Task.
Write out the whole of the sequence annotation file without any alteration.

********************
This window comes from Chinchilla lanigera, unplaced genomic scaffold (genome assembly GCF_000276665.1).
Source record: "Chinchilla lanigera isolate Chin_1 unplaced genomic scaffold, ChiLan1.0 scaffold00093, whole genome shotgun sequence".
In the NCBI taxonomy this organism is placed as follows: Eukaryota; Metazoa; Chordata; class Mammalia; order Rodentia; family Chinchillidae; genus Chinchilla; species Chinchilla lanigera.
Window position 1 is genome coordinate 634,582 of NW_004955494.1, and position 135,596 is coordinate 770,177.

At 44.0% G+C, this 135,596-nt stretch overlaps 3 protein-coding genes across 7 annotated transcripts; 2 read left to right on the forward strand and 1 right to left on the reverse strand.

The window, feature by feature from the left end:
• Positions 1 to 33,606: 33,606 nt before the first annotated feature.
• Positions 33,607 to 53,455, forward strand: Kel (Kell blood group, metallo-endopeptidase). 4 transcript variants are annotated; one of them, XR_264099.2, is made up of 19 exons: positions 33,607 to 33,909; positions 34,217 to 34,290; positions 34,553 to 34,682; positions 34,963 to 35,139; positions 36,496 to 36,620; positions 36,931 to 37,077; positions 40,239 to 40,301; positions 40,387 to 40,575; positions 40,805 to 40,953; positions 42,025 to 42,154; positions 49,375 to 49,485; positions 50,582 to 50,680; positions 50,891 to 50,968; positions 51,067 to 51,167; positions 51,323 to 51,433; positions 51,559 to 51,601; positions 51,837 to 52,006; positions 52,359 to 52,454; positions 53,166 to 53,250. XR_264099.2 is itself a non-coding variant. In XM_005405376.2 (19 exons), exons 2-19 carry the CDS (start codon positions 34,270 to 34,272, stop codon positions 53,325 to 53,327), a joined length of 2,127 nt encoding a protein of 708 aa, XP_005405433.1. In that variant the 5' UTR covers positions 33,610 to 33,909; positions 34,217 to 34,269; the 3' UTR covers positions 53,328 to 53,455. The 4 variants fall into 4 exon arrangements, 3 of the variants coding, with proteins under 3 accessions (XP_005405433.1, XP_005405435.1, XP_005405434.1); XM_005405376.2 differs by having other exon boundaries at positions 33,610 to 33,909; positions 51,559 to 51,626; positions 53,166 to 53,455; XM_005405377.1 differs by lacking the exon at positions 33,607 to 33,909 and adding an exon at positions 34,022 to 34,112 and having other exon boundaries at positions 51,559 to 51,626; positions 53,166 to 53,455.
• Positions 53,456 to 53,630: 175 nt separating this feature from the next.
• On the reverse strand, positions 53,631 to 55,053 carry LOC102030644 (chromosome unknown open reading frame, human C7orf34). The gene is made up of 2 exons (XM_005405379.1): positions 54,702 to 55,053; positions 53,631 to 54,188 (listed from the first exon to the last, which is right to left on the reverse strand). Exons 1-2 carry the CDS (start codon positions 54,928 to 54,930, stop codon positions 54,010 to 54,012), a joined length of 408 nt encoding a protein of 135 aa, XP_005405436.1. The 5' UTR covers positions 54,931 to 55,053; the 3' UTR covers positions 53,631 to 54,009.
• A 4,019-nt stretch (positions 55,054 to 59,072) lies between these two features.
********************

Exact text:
This window comes from Chinchilla lanigera, unplaced genomic scaffold (genome assembly GCF_000276665.1).
Source record: "Chinchilla lanigera isolate Chin_1 unplaced genomic scaffold, ChiLan1.0 scaffold00093, whole genome shotgun sequence".
In the NCBI taxonomy this organism is placed as follows: Eukaryota; Metazoa; Chordata; class Mammalia; order Rodentia; family Chinchillidae; genus Chinchilla; species Chinchilla lanigera.
Window position 1 is genome coordinate 634,582 of NW_004955494.1, and position 135,596 is coordinate 770,177.

At 44.0% G+C, this 135,596-nt stretch overlaps 3 protein-coding genes across 7 annotated transcripts; 2 read left to right on the forward strand and 1 right to left on the reverse strand.

The window, feature by feature from the left end:
• Positions 1 to 33,606: 33,606 nt before the first annotated feature.
• Positions 33,607 to 53,455, forward strand: Kel (Kell blood group, metallo-endopeptidase). 4 transcript variants are annotated; one of them, XR_264099.2, is made up of 19 exons: positions 33,607 to 33,909; positions 34,217 to 34,290; positions 34,553 to 34,682; positions 34,963 to 35,139; positions 36,496 to 36,620; positions 36,931 to 37,077; positions 40,239 to 40,301; positions 40,387 to 40,575; positions 40,805 to 40,953; positions 42,025 to 42,154; positions 49,375 to 49,485; positions 50,582 to 50,680; positions 50,891 to 50,968; positions 51,067 to 51,167; positions 51,323 to 51,433; positions 51,559 to 51,601; positions 51,837 to 52,006; positions 52,359 to 52,454; positions 53,166 to 53,250. XR_264099.2 is itself a non-coding variant. In XM_005405376.2 (19 exons), exons 2-19 carry the CDS (start codon positions 34,270 to 34,272, stop codon positions 53,325 to 53,327), a joined length of 2,127 nt encoding a protein of 708 aa, XP_005405433.1. In that variant the 5' UTR covers positions 33,610 to 33,909; positions 34,217 to 34,269; the 3' UTR covers positions 53,328 to 53,455. The 4 variants fall into 4 exon arrangements, 3 of the variants coding, with proteins under 3 accessions (XP_005405433.1, XP_005405435.1, XP_005405434.1); XM_005405376.2 differs by having other exon boundaries at positions 33,610 to 33,909; positions 51,559 to 51,626; positions 53,166 to 53,455; XM_005405377.1 differs by lacking the exon at positions 33,607 to 33,909 and adding an exon at positions 34,022 to 34,112 and having other exon boundaries at positions 51,559 to 51,626; positions 53,166 to 53,455.
• Positions 53,456 to 53,630: 175 nt separating this feature from the next.
• On the reverse strand, positions 53,631 to 55,053 carry LOC102030644 (chromosome unknown open reading frame, human C7orf34). The gene is made up of 2 exons (XM_005405379.1): positions 54,702 to 55,053; positions 53,631 to 54,188 (listed from the first exon to the last, which is right to left on the reverse strand). Exons 1-2 carry the CDS (start codon positions 54,928 to 54,930, stop codon positions 54,010 to 54,012), a joined length of 408 nt encoding a protein of 135 aa, XP_005405436.1. The 5' UTR covers positions 54,931 to 55,053; the 3' UTR covers positions 53,631 to 54,009.
• A 4,019-nt stretch (positions 55,054 to 59,072) lies between these two features.